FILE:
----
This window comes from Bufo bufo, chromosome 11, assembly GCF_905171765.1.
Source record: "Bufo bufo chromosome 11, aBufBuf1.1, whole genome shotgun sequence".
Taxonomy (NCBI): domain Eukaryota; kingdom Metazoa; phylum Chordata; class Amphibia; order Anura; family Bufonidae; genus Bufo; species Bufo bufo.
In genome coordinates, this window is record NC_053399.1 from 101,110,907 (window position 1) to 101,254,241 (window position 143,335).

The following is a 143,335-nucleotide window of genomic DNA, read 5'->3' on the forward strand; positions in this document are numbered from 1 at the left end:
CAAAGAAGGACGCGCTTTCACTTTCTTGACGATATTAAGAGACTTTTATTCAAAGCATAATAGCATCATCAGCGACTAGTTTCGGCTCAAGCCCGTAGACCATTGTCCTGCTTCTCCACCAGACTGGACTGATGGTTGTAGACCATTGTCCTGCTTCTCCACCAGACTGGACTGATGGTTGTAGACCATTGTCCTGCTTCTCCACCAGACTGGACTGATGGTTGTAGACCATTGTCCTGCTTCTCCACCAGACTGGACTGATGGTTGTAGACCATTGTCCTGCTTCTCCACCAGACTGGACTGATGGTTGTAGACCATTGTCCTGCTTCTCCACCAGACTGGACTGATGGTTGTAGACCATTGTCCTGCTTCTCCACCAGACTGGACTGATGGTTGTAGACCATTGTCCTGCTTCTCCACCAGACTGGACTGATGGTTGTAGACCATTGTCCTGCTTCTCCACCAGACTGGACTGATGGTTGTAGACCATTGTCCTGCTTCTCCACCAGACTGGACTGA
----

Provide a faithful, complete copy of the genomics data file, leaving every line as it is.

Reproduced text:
This window comes from Bufo bufo, chromosome 11, assembly GCF_905171765.1.
Source record: "Bufo bufo chromosome 11, aBufBuf1.1, whole genome shotgun sequence".
Taxonomy (NCBI): domain Eukaryota; kingdom Metazoa; phylum Chordata; class Amphibia; order Anura; family Bufonidae; genus Bufo; species Bufo bufo.
In genome coordinates, this window is record NC_053399.1 from 101,110,907 (window position 1) to 101,254,241 (window position 143,335).

The following is a 143,335-nucleotide window of genomic DNA, read 5'->3' on the forward strand; positions in this document are numbered from 1 at the left end:
CAAAGAAGGACGCGCTTTCACTTTCTTGACGATATTAAGAGACTTTTATTCAAAGCATAATAGCATCATCAGCGACTAGTTTCGGCTCAAGCCCGTAGACCATTGTCCTGCTTCTCCACCAGACTGGACTGATGGTTGTAGACCATTGTCCTGCTTCTCCACCAGACTGGACTGATGGTTGTAGACCATTGTCCTGCTTCTCCACCAGACTGGACTGATGGTTGTAGACCATTGTCCTGCTTCTCCACCAGACTGGACTGATGGTTGTAGACCATTGTCCTGCTTCTCCACCAGACTGGACTGATGGTTGTAGACCATTGTCCTGCTTCTCCACCAGACTGGACTGATGGTTGTAGACCATTGTCCTGCTTCTCCACCAGACTGGACTGATGGTTGTAGACCATTGTCCTGCTTCTCCACCAGACTGGACTGATGGTTGTAGACCATTGTCCTGCTTCTCCACCAGACTGGACTGATGGTTGTAGACCATTGTCCTGCTTCTCCACCAGACTGGACTGA